UNITED NATIONS, May 17 (Xinhua) -- UN Undersecretary-General for Humanitarian Affairs and Emergency Relief Coordinator Mark Lowcock on Friday warned that the recent intensification of hostilities in Syria is unleashing a humanitarian nightmare.
Updating the UN Security Council on the situation in northwest Syria, Lowcock said the last three weeks have seen "a deadly escalation of the conflict." "Despite our warnings, our worst fears are now coming true."
According to Lowcock, the United Nations estimated that 3 million people live in the area of the de-escalation zone in the northwest of the country.
Even before the recent escalation, these were among the most vulnerable people in Syria, particularly the million children, and the 1.3 million people who have fled to Idlib from other parts of the country, he added.
Idlib, the last major rebel stronghold in Syria, is controlled by the Hayat Tahrir al-Sham (HTS), the umbrella group of the al-Qaida-linked Nusra Front.
Since mid-April, there has been an intensification of hostilities in Idlib, which is one of the four "de-escalation" areas agreed by the Astana guarantors -- Russia, Iran and Turkey -- in 2017.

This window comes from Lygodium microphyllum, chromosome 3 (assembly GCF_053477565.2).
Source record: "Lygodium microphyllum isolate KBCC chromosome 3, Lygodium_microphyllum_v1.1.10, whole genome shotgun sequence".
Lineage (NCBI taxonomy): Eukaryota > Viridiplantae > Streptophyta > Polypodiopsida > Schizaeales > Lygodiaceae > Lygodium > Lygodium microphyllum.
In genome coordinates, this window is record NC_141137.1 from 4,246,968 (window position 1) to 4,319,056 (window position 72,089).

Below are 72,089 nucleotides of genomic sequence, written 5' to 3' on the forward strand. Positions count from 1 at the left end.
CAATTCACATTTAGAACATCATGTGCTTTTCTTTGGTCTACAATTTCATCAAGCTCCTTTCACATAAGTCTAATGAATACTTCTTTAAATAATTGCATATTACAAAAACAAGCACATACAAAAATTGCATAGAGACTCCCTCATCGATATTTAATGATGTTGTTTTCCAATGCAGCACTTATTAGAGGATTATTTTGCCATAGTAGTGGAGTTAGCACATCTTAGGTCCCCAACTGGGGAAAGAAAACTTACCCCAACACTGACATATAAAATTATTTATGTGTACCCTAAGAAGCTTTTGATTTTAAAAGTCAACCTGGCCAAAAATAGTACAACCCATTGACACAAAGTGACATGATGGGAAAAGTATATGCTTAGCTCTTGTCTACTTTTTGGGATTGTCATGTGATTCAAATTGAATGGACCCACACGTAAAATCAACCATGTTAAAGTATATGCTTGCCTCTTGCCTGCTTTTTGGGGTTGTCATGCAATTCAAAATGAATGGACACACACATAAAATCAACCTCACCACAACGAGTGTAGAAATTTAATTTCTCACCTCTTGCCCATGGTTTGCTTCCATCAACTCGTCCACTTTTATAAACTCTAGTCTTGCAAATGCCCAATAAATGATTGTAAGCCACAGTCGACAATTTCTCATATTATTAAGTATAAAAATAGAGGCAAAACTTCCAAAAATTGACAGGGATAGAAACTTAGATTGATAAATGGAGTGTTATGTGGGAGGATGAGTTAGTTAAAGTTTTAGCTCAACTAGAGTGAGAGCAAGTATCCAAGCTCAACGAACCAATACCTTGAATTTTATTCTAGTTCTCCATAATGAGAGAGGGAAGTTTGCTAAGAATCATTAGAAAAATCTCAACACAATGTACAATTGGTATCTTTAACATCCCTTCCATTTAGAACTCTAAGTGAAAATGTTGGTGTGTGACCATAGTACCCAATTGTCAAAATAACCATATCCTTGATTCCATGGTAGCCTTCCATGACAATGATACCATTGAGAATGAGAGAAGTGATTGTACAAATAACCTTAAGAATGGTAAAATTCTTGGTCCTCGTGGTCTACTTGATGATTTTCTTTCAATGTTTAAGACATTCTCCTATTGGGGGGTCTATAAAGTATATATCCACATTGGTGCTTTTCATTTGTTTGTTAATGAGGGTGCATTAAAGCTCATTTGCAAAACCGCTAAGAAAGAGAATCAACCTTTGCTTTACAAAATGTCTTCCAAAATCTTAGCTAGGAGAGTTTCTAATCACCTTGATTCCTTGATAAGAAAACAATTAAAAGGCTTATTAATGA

In the last three weeks UN reports showed that up to 160 people have been killed. At least 180,000 people have been displaced, and millions of people are crammed into an ever smaller area, said Lowcock.
Lowcock said that he is most of all concerned about the number of attacks damaging or destroying medical facilities.
Since April 28, World Health Organization (WHO) and health actors have identified at least 18 health facilities that have been damaged or destroyed by air strikes, shelling or other fighting. All of them are inside the "so-called de-escalation zone," he added. "The trend has continued, day after day."
According to Lowcock, a total of 49 health facilities have partially or totally suspended activities. They have provided an average each month of at least 171,000 medical outpatient consultations and 2,760 major surgical operations, and now "they are not doing those things."
Concluding his briefing, Lowcock mentioned a list of questions from parties concerned including whether the Security Council passed a resolution reinforcing that countries shouldn't bomb hospitals.
"Yes. Security Council Resolution 2286, passed in 2016, specifically covered that," he answered. "Finally, I am asked: What is the point of the Security Council passing resolutions like that if States are not going to comply with them?"